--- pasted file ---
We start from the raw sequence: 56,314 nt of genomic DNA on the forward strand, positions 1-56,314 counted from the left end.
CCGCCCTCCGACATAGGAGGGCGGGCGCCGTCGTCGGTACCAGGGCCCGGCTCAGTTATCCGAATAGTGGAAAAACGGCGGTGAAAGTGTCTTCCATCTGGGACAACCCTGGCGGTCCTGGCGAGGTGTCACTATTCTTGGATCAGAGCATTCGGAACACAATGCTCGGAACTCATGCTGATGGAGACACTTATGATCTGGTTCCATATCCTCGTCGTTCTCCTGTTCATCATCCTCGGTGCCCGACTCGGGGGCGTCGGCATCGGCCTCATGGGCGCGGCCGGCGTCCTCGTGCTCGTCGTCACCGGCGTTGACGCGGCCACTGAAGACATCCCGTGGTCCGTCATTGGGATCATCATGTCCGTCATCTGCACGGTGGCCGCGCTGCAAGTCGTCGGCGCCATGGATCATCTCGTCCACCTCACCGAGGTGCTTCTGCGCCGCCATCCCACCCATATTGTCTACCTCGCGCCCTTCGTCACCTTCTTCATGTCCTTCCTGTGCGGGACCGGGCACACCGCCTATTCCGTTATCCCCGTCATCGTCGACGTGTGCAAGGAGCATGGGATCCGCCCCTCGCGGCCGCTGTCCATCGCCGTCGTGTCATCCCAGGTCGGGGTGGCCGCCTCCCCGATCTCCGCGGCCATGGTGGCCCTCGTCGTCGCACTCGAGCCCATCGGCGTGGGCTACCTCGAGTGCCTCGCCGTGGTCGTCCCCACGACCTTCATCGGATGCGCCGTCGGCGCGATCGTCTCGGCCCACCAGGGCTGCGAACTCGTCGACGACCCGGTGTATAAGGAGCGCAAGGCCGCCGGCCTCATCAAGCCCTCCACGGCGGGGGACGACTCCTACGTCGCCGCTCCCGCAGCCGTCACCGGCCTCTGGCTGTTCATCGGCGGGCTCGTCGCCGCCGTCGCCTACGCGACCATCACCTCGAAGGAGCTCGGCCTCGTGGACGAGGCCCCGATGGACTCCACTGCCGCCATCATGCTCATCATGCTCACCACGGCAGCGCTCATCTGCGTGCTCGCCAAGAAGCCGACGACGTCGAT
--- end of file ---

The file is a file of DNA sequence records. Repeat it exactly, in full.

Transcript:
We start from the raw sequence: 56,314 nt of genomic DNA on the forward strand, positions 1-56,314 counted from the left end.
CCGCCCTCCGACATAGGAGGGCGGGCGCCGTCGTCGGTACCAGGGCCCGGCTCAGTTATCCGAATAGTGGAAAAACGGCGGTGAAAGTGTCTTCCATCTGGGACAACCCTGGCGGTCCTGGCGAGGTGTCACTATTCTTGGATCAGAGCATTCGGAACACAATGCTCGGAACTCATGCTGATGGAGACACTTATGATCTGGTTCCATATCCTCGTCGTTCTCCTGTTCATCATCCTCGGTGCCCGACTCGGGGGCGTCGGCATCGGCCTCATGGGCGCGGCCGGCGTCCTCGTGCTCGTCGTCACCGGCGTTGACGCGGCCACTGAAGACATCCCGTGGTCCGTCATTGGGATCATCATGTCCGTCATCTGCACGGTGGCCGCGCTGCAAGTCGTCGGCGCCATGGATCATCTCGTCCACCTCACCGAGGTGCTTCTGCGCCGCCATCCCACCCATATTGTCTACCTCGCGCCCTTCGTCACCTTCTTCATGTCCTTCCTGTGCGGGACCGGGCACACCGCCTATTCCGTTATCCCCGTCATCGTCGACGTGTGCAAGGAGCATGGGATCCGCCCCTCGCGGCCGCTGTCCATCGCCGTCGTGTCATCCCAGGTCGGGGTGGCCGCCTCCCCGATCTCCGCGGCCATGGTGGCCCTCGTCGTCGCACTCGAGCCCATCGGCGTGGGCTACCTCGAGTGCCTCGCCGTGGTCGTCCCCACGACCTTCATCGGATGCGCCGTCGGCGCGATCGTCTCGGCCCACCAGGGCTGCGAACTCGTCGACGACCCGGTGTATAAGGAGCGCAAGGCCGCCGGCCTCATCAAGCCCTCCACGGCGGGGGACGACTCCTACGTCGCCGCTCCCGCAGCCGTCACCGGCCTCTGGCTGTTCATCGGCGGGCTCGTCGCCGCCGTCGCCTACGCGACCATCACCTCGAAGGAGCTCGGCCTCGTGGACGAGGCCCCGATGGACTCCACTGCCGCCATCATGCTCATCATGCTCACCACGGCAGCGCTCATCTGCGTGCTCGCCAAGAAGCCGACGACGTCGAT